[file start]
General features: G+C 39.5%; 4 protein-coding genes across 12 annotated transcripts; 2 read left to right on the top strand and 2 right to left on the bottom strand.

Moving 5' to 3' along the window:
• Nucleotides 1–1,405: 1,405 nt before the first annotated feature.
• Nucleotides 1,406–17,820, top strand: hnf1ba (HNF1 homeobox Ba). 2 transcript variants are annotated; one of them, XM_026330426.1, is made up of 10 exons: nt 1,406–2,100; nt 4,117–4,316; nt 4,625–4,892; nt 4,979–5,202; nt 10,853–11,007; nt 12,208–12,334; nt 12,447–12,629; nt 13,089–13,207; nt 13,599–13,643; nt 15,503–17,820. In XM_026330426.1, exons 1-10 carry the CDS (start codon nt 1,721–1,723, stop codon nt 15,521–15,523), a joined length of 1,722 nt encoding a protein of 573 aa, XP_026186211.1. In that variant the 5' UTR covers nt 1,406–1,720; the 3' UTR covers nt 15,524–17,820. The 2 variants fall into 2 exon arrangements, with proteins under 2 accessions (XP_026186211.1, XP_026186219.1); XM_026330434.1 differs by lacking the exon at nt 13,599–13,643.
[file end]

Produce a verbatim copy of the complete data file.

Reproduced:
General features: G+C 39.5%; 4 protein-coding genes across 12 annotated transcripts; 2 read left to right on the top strand and 2 right to left on the bottom strand.

Moving 5' to 3' along the window:
• Nucleotides 1–1,405: 1,405 nt before the first annotated feature.
• Nucleotides 1,406–17,820, top strand: hnf1ba (HNF1 homeobox Ba). 2 transcript variants are annotated; one of them, XM_026330426.1, is made up of 10 exons: nt 1,406–2,100; nt 4,117–4,316; nt 4,625–4,892; nt 4,979–5,202; nt 10,853–11,007; nt 12,208–12,334; nt 12,447–12,629; nt 13,089–13,207; nt 13,599–13,643; nt 15,503–17,820. In XM_026330426.1, exons 1-10 carry the CDS (start codon nt 1,721–1,723, stop codon nt 15,521–15,523), a joined length of 1,722 nt encoding a protein of 573 aa, XP_026186211.1. In that variant the 5' UTR covers nt 1,406–1,720; the 3' UTR covers nt 15,524–17,820. The 2 variants fall into 2 exon arrangements, with proteins under 2 accessions (XP_026186211.1, XP_026186219.1); XM_026330434.1 differs by lacking the exon at nt 13,599–13,643.